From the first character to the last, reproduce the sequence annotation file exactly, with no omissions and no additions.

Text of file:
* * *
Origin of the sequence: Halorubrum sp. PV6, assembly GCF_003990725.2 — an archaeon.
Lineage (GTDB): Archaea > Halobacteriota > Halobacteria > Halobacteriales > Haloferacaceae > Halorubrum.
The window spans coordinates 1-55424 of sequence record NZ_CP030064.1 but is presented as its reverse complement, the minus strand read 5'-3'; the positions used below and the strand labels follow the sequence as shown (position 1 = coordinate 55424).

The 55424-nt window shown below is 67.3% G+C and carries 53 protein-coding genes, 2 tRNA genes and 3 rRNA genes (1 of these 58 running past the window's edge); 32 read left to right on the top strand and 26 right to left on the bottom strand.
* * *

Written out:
Origin of the sequence: Halorubrum sp. PV6, assembly GCF_003990725.2 — an archaeon.
Lineage (GTDB): Archaea > Halobacteriota > Halobacteria > Halobacteriales > Haloferacaceae > Halorubrum.
The window spans coordinates 1-55424 of sequence record NZ_CP030064.1 but is presented as its reverse complement, the minus strand read 5'-3'; the positions used below and the strand labels follow the sequence as shown (position 1 = coordinate 55424).

The 55424-nt window shown below is 67.3% G+C and carries 53 protein-coding genes, 2 tRNA genes and 3 rRNA genes (1 of these 58 running past the window's edge); 32 read left to right on the top strand and 26 right to left on the bottom strand.